A recipe in the January issue of Food & Wine caught my eye. They made theirs with penne pasta and flaked the swordfish. Here I serve the intact filet over white beans. The swordfish is braised in a zesty tomato sauce with anchovy, garlic, jalapeño, capers and white wine.
Swordfish is a terrific source of selenium, niacin, and vitamin B12, and contains omega-3 fatty acids, which are good for heart health. Although swordfish is known to contain methyl mercury and, according to the FDA, should not be consumed by pregnant women, women planning to become pregnant, and children, the rest of the adult population should consider including swordfish in their diet, as the associated benefits outweigh potential risks.
Once heavily overfished, swordfish have rebounded and are currently at healthy population levels. (from the NOAA)
In reading about the nutritional value of swordfish I came across this story by the University of California Sea Grant Program: Only one suspected case of methyl mercury poisoning occurred in the U.S. from eating fish. A woman on a fad diet ate 12-1/2 ounces of swordfish a day for 10 months. The woman developed mild mercury poisoning symptoms. She was off her diet for 5 months and lost almost all her symptoms by the time the doctors suspected mercury poisoning. Samples of her hair, however, still retained high but not toxic mercury levels. Doctors could not confirm the diagnosis of mild mercury poisoning, but believed the excessive consumption of swordfish caused the symptoms.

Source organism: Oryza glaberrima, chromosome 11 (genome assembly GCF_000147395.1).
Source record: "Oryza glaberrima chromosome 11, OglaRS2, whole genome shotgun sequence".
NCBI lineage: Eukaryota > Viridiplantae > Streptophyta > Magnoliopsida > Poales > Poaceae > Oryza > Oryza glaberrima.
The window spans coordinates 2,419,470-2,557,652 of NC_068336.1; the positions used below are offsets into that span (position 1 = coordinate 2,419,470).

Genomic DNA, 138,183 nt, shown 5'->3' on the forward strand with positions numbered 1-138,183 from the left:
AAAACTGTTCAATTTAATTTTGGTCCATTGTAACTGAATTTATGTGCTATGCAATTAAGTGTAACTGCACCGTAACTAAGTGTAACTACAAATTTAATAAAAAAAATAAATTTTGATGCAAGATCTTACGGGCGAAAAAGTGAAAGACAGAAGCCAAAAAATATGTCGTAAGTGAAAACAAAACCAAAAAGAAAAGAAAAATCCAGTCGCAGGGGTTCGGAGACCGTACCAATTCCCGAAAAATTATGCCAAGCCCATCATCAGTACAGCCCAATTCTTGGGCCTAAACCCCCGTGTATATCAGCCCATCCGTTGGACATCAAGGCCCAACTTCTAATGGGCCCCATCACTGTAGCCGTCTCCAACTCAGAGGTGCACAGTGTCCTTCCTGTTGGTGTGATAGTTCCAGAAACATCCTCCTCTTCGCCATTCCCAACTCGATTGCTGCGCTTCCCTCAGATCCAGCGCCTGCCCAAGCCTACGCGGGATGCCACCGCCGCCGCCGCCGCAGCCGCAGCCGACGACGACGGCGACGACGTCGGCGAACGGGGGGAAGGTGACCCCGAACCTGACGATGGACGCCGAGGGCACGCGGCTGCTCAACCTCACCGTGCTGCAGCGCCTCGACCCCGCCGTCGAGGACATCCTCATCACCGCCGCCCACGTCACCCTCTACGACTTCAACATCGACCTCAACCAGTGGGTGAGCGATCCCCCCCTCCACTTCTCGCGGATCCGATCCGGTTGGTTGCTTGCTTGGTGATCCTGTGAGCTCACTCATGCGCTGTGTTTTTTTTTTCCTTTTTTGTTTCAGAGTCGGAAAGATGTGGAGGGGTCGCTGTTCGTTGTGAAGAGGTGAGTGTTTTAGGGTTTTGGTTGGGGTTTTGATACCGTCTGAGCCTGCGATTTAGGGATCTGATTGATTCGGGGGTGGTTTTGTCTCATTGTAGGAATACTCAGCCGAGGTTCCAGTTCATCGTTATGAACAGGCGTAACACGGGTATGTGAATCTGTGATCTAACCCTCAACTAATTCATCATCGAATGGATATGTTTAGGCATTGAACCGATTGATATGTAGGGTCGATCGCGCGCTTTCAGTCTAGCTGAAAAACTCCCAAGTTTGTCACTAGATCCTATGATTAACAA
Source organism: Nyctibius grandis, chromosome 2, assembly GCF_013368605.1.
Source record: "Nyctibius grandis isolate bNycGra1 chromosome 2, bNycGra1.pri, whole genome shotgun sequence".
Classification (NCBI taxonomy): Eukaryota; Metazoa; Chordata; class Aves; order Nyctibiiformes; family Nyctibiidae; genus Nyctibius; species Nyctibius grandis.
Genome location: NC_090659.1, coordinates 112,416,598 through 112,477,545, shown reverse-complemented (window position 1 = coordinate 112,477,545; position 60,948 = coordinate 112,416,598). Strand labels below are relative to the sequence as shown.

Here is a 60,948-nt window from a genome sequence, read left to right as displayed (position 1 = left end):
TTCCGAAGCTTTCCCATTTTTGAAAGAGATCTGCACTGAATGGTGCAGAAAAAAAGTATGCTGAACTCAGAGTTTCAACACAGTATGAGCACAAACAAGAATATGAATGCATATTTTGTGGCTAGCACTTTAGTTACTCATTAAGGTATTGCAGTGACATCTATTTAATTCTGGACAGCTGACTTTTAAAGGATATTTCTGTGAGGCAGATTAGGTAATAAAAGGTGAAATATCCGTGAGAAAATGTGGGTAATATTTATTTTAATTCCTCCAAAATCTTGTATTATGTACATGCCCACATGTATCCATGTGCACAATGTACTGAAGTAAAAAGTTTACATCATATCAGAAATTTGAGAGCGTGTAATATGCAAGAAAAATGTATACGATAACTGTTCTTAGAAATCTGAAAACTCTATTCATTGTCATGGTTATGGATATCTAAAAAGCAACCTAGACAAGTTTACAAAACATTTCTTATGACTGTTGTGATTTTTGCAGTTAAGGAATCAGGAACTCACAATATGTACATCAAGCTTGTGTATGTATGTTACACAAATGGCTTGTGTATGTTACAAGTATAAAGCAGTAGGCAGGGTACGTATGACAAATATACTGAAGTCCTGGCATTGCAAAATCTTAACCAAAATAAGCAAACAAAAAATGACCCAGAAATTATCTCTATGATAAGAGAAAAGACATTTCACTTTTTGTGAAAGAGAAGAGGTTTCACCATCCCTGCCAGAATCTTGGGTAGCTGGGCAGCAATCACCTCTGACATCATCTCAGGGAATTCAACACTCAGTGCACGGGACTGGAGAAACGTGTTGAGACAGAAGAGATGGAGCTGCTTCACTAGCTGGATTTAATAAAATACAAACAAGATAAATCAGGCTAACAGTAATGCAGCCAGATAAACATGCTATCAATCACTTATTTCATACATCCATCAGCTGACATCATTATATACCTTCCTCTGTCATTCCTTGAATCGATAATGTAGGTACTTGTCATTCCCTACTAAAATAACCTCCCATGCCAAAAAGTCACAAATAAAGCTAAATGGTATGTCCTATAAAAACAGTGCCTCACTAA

Oy. Please eat swordfish responsibly.
Add anchovy, stir until dissolved.
Add 1/2 c. white wine and reduce by half.
Then add a 28 oz. can of chopped tomatoes and simmer.
Rinse capers in warm water.
Add seasoned swordfish filets and capers to the pan.
Cover and cook over low heat until the fish is cooked through.
Taste the sauce, add salt and pepper if necessary.
Place rinsed and drained cannellini in a bowl, drizzle with good olive oil, sprinkle with sea salt. Top with swordfish and sauce. Garnish with a fresh herb, I just love chervil with its petite lacy leaves.
This coming Monday I am excited to be joining Todd & Diane, the White on Rice Couple, at a workshop they are hosting called Food Writing for Blogs & Print led by Amy Scattergood in Downtown Los Angeles.
While I was looking up an adjective for the tomato sauce I came across this helpful definition: having a sharp taste is pungent and having a pleasingly sharp taste is piquant. Looking forward to the writing workshop!